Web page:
- What is a stem cell? Stem cells are cells that have three characteristics:
- asymmetric division
- Are there really stem cells in fat? Up to now, the “prototypical stem cell” has been the bone marrow cell. But for a decade we have known that adipose stem cells are a rich source of mesenchymal cells. So “Yes, there really are adult stem cells in fat and they are pluripotent — which means they can give rise to different lineages.”
- How do we get the stem cells out of the fat? We first need to do a mechanical extraction of the lipoaspirate, centrifugation, do an enzymatic separation of the stem cells with collagenase, get a stromal vascular fraction pellet, and then (if we are culturing) plate the cells out.
- What is stem cell enhanced fat grafting? This is mixing in the stromal vascular fraction pellet with the regular fat graft. The fat stem cell is a population of mixed cells with different pheonotypes.
- Does stem cell enhanced fat grafting work? Yes – stem cells participate in angiogenesis, release VEGF, and induce vascularization.
- Do you get improvement in regular fat grafts? In my lab with animals – YES. We get improvement in fat graft retention. In humans – we need more data. The Japanese have done hundreds of patients and have a cohort study, but we need more data.
- Is it safe? Yes – there have been very few reports of adverse affects in both animal studies and human cohort studies.
- What about cancer risk? There is very low risk of malignant transformation. However, there was a concern as to whether adult stem cells could promote the growth of existing cancer. Last week we released our findings about this. We did an in vivo (in the body) animal study which showed that only active dividing cancer cells are impacted. Quiescent cancer cells (dormant, remission cells) are not stimulated to grow with adipose stem cells. (See our blog post about Dr. Rubin’s study).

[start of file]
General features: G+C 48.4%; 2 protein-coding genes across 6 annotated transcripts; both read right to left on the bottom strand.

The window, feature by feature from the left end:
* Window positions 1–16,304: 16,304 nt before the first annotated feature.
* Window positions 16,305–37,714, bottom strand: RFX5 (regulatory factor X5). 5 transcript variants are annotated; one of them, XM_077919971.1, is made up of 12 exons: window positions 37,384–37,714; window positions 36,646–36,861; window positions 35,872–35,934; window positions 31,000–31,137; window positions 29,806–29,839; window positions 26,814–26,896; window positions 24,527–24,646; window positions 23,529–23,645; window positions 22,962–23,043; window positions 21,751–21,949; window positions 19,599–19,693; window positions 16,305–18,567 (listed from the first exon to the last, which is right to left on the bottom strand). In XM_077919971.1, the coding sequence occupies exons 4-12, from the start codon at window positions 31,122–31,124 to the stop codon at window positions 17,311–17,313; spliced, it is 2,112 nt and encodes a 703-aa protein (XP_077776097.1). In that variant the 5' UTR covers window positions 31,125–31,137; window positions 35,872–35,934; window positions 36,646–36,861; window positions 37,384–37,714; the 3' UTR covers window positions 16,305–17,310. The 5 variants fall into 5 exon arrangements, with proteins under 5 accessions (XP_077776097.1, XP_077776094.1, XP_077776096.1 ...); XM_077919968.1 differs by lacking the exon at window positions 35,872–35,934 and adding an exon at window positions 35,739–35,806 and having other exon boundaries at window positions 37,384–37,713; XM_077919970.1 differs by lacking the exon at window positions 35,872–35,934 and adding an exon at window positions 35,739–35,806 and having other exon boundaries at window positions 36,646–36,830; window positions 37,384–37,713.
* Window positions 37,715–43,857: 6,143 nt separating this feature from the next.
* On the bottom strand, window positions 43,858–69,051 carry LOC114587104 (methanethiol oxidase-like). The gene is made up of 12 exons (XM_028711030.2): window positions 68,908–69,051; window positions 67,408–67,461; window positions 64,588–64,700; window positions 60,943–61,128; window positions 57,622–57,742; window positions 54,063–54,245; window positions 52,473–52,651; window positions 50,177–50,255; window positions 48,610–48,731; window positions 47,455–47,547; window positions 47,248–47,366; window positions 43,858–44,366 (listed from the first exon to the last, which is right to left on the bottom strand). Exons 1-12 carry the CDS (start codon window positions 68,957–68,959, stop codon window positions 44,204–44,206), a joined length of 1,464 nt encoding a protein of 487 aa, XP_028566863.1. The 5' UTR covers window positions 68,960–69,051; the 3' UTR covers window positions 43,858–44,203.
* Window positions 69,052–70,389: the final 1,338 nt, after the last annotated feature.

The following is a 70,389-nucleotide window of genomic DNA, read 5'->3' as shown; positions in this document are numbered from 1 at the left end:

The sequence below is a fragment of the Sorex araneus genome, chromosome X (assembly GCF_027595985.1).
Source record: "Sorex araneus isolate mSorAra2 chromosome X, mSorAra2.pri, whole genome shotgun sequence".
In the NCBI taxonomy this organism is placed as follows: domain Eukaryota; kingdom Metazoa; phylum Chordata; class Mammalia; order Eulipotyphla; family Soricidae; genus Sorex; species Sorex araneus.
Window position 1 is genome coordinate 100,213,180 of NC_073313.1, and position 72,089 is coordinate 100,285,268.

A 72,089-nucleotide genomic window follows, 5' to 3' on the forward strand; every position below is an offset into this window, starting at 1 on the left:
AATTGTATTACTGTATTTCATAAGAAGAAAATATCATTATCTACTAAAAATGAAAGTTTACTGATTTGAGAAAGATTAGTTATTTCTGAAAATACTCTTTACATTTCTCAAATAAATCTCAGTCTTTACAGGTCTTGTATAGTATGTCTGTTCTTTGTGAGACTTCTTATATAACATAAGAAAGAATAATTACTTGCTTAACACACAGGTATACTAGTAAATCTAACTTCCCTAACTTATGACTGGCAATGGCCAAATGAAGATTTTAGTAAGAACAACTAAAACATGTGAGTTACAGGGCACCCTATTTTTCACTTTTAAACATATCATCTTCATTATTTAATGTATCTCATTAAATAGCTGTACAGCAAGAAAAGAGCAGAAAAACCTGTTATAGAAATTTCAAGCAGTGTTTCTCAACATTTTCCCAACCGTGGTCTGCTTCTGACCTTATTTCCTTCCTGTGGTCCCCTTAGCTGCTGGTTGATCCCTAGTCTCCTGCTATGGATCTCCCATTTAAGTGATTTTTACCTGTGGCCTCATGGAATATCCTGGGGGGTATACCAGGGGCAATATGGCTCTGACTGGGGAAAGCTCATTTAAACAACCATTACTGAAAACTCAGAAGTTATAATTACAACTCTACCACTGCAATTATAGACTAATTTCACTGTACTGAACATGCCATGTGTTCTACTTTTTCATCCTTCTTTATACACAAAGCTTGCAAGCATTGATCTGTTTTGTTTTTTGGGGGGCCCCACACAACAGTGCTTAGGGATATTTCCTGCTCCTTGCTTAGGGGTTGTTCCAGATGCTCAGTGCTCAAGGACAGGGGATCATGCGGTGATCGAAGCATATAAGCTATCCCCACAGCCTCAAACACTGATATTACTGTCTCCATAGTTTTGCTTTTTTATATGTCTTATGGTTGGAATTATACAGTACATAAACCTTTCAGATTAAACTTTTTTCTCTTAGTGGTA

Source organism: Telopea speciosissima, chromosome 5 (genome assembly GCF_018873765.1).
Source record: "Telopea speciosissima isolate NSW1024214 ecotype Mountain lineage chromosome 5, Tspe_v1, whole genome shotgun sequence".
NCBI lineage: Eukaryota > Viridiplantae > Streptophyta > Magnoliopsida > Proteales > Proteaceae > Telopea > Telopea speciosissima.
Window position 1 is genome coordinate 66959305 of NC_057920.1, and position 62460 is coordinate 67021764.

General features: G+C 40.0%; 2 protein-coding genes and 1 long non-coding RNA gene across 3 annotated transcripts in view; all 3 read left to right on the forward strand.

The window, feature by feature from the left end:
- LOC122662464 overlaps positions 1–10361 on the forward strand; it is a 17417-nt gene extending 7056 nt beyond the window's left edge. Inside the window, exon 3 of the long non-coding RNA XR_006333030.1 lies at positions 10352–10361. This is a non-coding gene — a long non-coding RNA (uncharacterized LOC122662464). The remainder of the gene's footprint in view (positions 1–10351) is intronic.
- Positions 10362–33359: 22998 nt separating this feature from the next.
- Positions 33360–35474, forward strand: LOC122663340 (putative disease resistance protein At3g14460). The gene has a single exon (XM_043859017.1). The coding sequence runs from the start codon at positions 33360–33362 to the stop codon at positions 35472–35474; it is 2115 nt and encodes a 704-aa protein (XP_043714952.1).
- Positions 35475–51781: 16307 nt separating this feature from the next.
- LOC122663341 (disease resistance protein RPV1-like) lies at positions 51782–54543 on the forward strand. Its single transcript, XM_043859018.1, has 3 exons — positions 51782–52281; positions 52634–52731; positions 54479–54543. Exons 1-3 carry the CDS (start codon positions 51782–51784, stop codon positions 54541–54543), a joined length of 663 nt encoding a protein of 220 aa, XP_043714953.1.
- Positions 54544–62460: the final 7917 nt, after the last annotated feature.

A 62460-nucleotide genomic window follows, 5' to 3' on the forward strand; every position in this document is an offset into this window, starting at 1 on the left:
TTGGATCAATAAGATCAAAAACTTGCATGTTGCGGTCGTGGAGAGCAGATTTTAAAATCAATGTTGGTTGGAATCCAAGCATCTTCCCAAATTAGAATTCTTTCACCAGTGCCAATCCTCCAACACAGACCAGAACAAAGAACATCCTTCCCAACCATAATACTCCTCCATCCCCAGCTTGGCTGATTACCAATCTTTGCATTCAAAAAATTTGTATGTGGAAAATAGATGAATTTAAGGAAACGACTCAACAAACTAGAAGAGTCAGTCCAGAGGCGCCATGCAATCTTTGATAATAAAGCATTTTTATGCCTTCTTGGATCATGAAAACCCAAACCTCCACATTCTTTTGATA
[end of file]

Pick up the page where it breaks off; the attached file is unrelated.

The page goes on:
- Can you do this therapy in your own practice? There are two ways that stem cells are regulated 1) tissue grafts and transplants 2) biologics – under section 351 of PHS Act– these do need approval from the FDA. The whole crux of the difference between these two is whether the cells are more than minimally manipulated. However, there has been no general ruling by the FDA yet. You can do it as a tissue but you either need a certified laboratory environment or a point of care device.
- What am I doing now? Right now we are doing a clinical study at University of Pittsburgh for fat grafting to the face with stem cells. We need to continue gathering data.
- Where to learn everything you want to know about adipose stem cells? If you want to learn more about stem cells from fat come to the IFATS 2010 meeting in Dallas on Oct 21!
To be honest, we initially didn’t fully comprehend the “woodshed” part of Dr. Singer’s presentation. It was so overpowering that the underlying message was diluted. Fortunately, we had flawless notes ;-). Upon rereading our notes –word- for- word– it became clear that Dr. Singer was telling plastic surgeons that ‘promoting’ stem cells was giving the FDA more leverage to define minimally manipulated adipose techniques as a drug, and not a tissue.
Adipose stem cells are in a very delicate stage of the FDA regulatory process. The FDA is currently making the decision of whether minimally manipulated adipose stem cells are a drug or a tissue. The way this decision goes (tissue vs. drug) is going to materially impact REGENerative medicine and the future of plastic surgery in a profound way.
In the eyes of the FDA, ‘promotional activity’ falls under ‘labeling activities’ and ‘labeling activities’ fall under the jurisdiction of ‘HCT/P 351 drugs and biologics.’ Since the FDA is still determining whether adipose stem cells are either a 1) drug/biologic or 2) tissue, Dr. Singer was advocating against any type of stem cell promotion or advertising because this type of activity gives the FDA more fuel to classify adipose stem cells as a drug.
Since all fat grafting contains some adipose stem cells, an FDA classification of uncultured adipose stem cells as a ‘drug’ could create regulatory problems for plastic surgeons. Likewise, a ‘drug’ classification for minimally manipulated adipose stem cells would bring innovation to a grinding halt.
Read more about adipose stem cells
Dr. Rodriguez and the team here have long believed that fat stem cells have the power to restore beauty, heal damaged tissues, and potentially treat and cure some diseases. To learn more about adipose derived stem cells please read our June 2009 blog post called Stem cells from fat: Plastic surgery’s new frontier or read other fat stem cell related blog posts.